When can I find out the sex of my baby?
Whether you find out the sex of your baby during pregnancy or wait for a surprise when they are born is a completely personal choice. But if you do decide you want to know whether you are expecting a boy or a girl, you might be keen to find out how quickly you can discover their gender.
Most people will get an opportunity to find out the sex of their baby during the ultrasound scan which is normally carried out between 18 and 21 weeks of pregnancy. Often known as the 20-week scan, this examination will check on the development of the baby to see if there are any issues medical professionals need to be aware of.
Although the purpose of the scan is not to find out the baby’s gender, most sonographers will let you know if they are able to see this on the scan. If you want to know the sex of your baby, let the sonographer know at the start of the scan so they are aware.
It may not always be possible to find out the sex during your 20-week scan. Sometimes your baby will be in a difficult position and the person carrying out the examination will be unable to get a clear view of their genitalia.
They may also tell you that they cannot be completely certain. Sometimes, mistakes can be made so even if you are told the sex during the scan, bear in mind there is still a small possibility this could be wrong.
Can I find out the gender before the 20-week scan?
If you are keen to learn your baby’s gender before the 20-week scan, there are private tests you can pay for. You can book a private gender scan with a commercial company but be aware that these appointments can be expensive.
Depending on the company you choose to use, you can have a private scan to find out the baby’s sex from as early as 12 weeks. However, it is usually recommended to wait until at least 16 weeks to give the sonographer the best chance of identifying whether your baby is a boy or a girl. Some private clinics will offer a money-back guarantee so you are only charged if they are able to identify your baby’s sex but make sure you check the terms and conditions before you book.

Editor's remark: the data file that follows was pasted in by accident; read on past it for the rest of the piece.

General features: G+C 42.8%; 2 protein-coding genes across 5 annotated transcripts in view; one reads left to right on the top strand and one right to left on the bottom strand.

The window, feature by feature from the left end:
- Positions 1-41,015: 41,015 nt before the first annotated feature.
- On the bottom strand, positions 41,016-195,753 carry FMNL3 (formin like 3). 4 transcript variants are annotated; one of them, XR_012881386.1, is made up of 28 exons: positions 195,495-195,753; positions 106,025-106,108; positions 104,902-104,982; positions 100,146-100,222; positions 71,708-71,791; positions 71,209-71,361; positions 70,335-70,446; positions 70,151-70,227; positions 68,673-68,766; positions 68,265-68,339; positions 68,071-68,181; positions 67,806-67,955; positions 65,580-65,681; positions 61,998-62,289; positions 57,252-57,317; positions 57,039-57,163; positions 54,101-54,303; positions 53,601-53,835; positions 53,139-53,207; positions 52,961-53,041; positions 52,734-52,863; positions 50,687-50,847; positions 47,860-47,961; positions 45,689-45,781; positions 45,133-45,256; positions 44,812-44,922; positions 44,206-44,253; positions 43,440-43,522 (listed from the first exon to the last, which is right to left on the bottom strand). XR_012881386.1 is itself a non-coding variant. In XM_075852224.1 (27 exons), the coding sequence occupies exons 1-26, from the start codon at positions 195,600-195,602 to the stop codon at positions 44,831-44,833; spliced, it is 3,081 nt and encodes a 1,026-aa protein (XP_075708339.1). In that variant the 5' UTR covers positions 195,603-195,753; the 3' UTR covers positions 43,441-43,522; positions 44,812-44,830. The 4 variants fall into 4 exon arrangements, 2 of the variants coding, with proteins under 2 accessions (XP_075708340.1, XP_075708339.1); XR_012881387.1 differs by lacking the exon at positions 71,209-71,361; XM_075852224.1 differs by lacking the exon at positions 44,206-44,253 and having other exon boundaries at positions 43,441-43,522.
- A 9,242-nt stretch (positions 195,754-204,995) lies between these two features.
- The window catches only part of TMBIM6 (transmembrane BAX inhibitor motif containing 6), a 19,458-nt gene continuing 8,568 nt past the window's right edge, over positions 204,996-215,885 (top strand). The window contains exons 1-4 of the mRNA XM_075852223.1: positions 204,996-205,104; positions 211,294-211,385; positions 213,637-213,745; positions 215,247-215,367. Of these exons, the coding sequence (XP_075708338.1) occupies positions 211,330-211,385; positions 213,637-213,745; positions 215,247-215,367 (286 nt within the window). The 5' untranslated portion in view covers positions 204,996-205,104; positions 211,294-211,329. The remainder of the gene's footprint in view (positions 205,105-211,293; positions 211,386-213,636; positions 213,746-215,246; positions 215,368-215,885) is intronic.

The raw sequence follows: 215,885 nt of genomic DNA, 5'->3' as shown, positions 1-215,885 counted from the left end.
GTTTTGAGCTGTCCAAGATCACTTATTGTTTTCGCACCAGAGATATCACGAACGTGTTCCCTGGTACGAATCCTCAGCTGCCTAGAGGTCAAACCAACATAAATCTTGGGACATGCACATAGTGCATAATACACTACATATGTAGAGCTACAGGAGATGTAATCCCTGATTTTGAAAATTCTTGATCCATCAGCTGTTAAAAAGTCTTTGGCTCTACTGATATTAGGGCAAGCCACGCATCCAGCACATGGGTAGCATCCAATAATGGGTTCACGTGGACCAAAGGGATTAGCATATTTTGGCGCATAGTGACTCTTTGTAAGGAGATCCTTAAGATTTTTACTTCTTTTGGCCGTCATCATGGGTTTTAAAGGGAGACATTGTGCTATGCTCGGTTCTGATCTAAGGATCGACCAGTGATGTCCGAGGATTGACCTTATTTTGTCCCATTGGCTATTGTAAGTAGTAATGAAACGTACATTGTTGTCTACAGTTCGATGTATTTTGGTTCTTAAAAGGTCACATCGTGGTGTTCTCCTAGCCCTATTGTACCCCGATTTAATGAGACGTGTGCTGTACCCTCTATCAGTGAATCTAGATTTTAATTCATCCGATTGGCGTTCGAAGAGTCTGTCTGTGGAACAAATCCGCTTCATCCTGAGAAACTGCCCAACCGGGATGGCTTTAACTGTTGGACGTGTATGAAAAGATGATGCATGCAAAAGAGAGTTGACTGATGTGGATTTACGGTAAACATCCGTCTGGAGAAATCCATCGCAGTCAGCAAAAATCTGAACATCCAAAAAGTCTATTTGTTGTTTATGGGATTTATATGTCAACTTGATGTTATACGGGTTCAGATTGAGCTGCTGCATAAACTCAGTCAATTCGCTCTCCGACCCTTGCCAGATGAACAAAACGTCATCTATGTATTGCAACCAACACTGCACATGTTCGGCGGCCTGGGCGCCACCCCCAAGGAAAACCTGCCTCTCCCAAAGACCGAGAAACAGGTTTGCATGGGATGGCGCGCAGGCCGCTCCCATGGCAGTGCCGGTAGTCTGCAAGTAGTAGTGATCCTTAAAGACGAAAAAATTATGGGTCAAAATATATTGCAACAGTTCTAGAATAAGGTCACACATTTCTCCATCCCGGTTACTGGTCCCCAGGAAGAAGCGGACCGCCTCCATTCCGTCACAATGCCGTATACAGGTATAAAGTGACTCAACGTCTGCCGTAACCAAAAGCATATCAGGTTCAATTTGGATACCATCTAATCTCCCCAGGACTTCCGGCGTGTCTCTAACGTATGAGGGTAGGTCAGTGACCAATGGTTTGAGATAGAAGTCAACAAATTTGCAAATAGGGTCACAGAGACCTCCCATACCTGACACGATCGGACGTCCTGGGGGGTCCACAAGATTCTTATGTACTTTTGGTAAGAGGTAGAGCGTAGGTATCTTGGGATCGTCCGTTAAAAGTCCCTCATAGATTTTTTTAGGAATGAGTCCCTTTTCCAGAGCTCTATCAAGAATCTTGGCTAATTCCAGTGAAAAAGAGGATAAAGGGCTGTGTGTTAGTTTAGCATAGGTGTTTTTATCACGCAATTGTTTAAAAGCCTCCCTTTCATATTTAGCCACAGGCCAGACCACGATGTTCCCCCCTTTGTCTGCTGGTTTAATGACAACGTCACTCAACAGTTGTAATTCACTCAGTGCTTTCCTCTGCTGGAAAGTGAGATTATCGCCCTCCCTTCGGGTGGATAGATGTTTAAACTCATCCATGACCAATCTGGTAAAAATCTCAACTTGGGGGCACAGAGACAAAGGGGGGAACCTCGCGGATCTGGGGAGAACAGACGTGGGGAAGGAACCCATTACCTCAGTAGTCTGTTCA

Ultrasound scans are safe and there is no risk to either you or your baby. They work by using high frequency soundwaves to produce an image of inside your womb.
It is also possible to find out your baby’s sex through a blood test, although this is not something which is offered on the NHS. Some private companies offer prenatal testing which analyses a sample of your blood.
When you are pregnant, some of your baby’s DNA crosses over into your blood. Advanced testing techniques mean it can be analysed for the presence of Y chromosomes.
If Y chromosomes are found in your blood, you are expecting a boy, whereas if none are found, you will be told your baby is a girl. Like the private gender scans, this is a service you will have to pay for yourself.
Some companies offering these early gender blood tests claim to be able to identify your baby’s sex from as early as six or seven weeks. However, these type of tests are more accurate from 20 weeks onwards.
Are there any other ways I can find out the sex of my baby during pregnancy?
If you choose to have screening tests to check for genetic conditions like Down’s Syndrome, you may also be able to find out your baby’s sex when you get the results. However, the main purpose of these tests is not to reveal the gender.
These tests include chorionic villus sampling (CVS), a test which is carried out between 11 and 14 weeks of pregnancy and involves removing a small sample of cells from the placenta. This test is uncomfortable and there is a small chance it may cause a miscarriage so make sure you discuss the risks with your midwife or consultant.
Another similar screening test is amniocentesis, which involves collecting a sample of amniotic fluid from the womb between 15 weeks and 18 weeks of pregnancy. Like the CVS, this test also comes with a small risk of miscarriage.
Another screening test which may be able to tell you the baby’s gender is the NIPT test (non-invasive prenatal tests). Like the private gender blood tests, this method involves analysing a sample of your blood to look for fragments of your baby’s DNA.
If you choose to have any of these screening tests to check for genetic conditions, talk to your midwife or doctor if you want to find out your baby’s sex from the results. Hospital policies will vary on this depending on what area you are in.